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A recent article in L.A. Parent Magazine ( asked, Is Motherhood Depressing? The article’s title was meant to be provocative – questioning whether the mere act of being a mother – supposedly the world’s most rewarding (and yes, the real oldest) profession, could emotionally debilitate even the most well-balanced woman. In reality, the story was about the difficulties of parenting while dealing with a psychological disorder, profiling one woman’s struggle with clinical depression. It cited a study which suggests that a growing number of women and men are finding that child rearing has sent them into a Prozac dependency, needing daily medication to survive from school drop-off to bedtime and every dirty diaper-, temper tantrum- and homework-induced meltdown in between. My personal belief is whatever it takes to get through the day without blood being shed is, to quote my favorite ex-con Martha Stewart, “a good thing.” My husband recently received very sad news which brought the message home. He learned an acquaintance from college who was married, had kids and was depressed, killed herself and her children while her husband was away serving in Iraq. All this got me thinking about the many parents I know who are not saddled with lifetime depression issues or even survivors of postpartum depression, but who still wonder aloud and often, why they feel their lives as parents have left them so frustrated, sad and often angry. Is motherhood depressing? Maybe it is, yes, but for reasons that we can change.

We live in a country that doesn’t support families. Despite all the shouting from the rooftops that both political parties do about family values, in the past decade, instead of making things easier, conditions for families seem to have stayed the same or even gotten worse. Yes, a few victories have been won - the family leave act being a biggie – but with so many issues of concern to parents and children still unresolved or unacceptable (How about 9 million children in the U.S. without health insurance?) it’s hard to rejoice in the small wins, when the larger battles already feel like defeats. Our social system lags far behind many other industrial nations and a few third world ones when it comes to our attitudes and policies about issues of maternity/paternity leave, breastfeeding, childcare, education and healthcare. And what parent hasn’t grappled with the question of whether it even makes sense to bring babies into a world where there are so many uncared for, neglected or abused children, or wonder what world we will hand over to our offspring when global warming and war have finished ravaging it. These are difficult and very different stresses hanging over the heads of today’s parents. It’s enough to make even the most optimistic of us put a therapist on speed dial.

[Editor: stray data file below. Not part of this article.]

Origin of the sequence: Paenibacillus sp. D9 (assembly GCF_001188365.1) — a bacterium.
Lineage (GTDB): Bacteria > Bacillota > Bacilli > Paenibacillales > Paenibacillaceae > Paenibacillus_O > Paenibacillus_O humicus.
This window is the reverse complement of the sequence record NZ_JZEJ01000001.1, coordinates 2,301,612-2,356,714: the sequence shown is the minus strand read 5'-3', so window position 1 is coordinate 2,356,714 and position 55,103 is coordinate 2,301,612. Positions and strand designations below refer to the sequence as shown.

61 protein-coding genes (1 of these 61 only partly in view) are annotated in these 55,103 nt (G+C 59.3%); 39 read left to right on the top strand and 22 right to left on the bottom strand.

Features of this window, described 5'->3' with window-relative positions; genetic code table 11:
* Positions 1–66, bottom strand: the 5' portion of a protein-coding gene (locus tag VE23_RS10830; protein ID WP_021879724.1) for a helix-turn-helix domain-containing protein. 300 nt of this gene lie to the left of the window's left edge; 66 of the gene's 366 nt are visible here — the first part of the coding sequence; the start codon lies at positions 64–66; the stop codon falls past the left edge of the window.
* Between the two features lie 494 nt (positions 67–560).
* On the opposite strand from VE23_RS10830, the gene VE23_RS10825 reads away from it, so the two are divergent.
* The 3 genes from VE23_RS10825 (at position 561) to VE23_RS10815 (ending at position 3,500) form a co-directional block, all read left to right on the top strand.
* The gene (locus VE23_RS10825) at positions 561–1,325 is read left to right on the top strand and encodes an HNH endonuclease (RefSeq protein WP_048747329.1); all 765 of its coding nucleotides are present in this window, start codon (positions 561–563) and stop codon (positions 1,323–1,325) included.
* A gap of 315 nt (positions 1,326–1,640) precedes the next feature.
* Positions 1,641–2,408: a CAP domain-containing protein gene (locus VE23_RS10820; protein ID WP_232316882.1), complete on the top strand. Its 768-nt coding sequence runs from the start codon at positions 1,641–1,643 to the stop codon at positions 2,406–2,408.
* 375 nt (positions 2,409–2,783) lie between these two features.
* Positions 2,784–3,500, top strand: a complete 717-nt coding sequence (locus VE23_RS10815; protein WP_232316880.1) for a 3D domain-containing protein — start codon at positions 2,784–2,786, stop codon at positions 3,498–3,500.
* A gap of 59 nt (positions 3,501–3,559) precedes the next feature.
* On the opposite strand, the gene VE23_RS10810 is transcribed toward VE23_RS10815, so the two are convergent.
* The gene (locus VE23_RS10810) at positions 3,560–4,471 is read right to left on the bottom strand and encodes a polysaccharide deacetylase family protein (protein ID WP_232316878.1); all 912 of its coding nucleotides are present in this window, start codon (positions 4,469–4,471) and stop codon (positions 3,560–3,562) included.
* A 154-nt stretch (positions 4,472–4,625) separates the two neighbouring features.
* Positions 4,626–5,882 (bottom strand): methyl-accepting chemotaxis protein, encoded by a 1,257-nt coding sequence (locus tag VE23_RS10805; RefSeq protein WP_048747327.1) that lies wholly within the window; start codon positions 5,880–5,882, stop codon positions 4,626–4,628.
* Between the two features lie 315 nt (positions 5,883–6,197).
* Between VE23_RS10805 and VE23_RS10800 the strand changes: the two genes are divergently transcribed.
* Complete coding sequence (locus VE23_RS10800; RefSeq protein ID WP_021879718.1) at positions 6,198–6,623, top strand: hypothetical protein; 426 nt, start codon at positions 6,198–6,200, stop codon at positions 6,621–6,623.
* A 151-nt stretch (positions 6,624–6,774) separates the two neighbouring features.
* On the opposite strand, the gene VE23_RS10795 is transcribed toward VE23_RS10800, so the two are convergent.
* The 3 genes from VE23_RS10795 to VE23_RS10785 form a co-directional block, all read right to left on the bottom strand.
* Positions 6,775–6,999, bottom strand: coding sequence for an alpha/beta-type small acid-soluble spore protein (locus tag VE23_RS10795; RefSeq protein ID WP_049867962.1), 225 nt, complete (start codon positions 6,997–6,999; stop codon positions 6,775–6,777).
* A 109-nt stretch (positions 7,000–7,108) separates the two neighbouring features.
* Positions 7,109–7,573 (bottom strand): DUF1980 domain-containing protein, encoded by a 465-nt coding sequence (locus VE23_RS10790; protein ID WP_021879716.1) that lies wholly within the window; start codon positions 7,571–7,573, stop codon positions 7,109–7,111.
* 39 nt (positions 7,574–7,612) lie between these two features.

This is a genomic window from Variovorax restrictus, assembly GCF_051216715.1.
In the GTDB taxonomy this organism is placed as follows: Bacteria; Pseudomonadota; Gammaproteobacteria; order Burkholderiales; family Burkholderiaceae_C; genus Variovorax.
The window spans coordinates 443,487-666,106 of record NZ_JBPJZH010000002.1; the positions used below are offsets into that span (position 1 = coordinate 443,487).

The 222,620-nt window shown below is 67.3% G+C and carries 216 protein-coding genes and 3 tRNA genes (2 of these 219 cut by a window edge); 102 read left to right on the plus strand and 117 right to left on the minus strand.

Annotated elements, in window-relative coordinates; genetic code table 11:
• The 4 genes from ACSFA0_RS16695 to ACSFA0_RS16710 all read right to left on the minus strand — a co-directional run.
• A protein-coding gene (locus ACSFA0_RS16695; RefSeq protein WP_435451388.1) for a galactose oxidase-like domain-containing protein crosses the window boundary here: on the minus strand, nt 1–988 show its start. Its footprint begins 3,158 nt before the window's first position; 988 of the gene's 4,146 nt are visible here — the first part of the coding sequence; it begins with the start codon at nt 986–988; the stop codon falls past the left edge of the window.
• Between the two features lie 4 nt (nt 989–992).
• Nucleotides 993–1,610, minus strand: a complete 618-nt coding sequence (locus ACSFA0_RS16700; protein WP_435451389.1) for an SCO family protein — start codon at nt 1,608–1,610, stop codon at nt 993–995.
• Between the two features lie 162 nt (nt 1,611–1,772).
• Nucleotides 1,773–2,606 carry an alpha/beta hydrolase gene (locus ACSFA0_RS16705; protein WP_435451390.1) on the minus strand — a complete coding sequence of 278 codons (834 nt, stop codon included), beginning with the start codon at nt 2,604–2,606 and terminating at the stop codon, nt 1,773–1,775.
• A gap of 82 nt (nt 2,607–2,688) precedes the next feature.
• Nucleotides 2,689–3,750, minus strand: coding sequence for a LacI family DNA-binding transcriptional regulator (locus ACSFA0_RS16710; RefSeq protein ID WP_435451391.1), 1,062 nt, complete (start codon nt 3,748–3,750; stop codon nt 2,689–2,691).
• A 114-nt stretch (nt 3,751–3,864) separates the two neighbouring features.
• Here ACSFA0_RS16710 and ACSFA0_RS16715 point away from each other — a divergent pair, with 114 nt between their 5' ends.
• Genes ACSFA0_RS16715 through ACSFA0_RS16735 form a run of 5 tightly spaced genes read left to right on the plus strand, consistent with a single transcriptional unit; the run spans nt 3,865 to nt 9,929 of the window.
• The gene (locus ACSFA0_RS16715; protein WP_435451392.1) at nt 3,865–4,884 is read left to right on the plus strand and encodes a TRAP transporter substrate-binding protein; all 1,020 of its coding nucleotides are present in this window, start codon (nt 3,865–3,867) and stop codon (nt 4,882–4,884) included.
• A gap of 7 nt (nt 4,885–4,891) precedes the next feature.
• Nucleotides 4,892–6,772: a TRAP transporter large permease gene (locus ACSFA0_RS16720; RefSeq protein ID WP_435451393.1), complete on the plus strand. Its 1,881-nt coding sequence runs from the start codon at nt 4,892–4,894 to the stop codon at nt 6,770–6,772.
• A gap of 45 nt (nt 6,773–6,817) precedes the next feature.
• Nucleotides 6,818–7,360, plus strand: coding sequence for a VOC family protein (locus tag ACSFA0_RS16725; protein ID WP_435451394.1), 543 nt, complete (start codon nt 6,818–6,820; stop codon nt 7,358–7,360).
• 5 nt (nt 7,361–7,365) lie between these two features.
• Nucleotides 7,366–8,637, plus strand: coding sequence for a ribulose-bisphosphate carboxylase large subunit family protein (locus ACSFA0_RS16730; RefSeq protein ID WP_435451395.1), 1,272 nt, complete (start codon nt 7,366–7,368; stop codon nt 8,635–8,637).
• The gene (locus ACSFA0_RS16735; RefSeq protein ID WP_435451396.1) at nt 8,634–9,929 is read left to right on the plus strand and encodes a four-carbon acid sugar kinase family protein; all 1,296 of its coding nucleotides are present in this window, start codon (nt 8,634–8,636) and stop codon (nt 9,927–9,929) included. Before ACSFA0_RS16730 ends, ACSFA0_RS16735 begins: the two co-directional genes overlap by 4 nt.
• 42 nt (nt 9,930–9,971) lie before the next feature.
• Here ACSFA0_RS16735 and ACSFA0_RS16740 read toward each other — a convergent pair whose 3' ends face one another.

I expected my motherhood experience to be like that of my mother. She seemed completely devoted to us, joyful in every act from making cookies to chauffeuring us from classes to games to birthday parties. She didn’t complain – at least not in earshot – nor did she rebel – except for that time she put all our junk laying around the house in a basket and said if we didn’t claim it, it was going in the trash. She didn’t make it seem like motherhood depressed her. She had other issues she struggled with, but being a mother didn’t seem to be the source of those troubles the way it does today. I often find myself wondering, “How did she do it?” It makes me chide myself even more harshly for my own parental lapses, certain she was a better parent than I am because I often feel I’m not up to the tasks of parenting, and wondering where are all the warm, fuzzy Hallmark moments I expected would fill my every waking hour of motherhood.

I think the trick of motherhood may be to set aside the expectations of ourselves that we get from family, parents, friends and the media. As much as possible, we need to reject poor conditions for children and families and continue to do what we can politically, raising our voices to bring about change. Personally, we need to accept more – accept help when you need it, accept yourself for the parent you are, not the parent you imagine or wish you were, and finally, accept whatever feeling you’re riding and learn to enjoy the bliss that comes from motherhood, in between the other moments, both insane and mundane.

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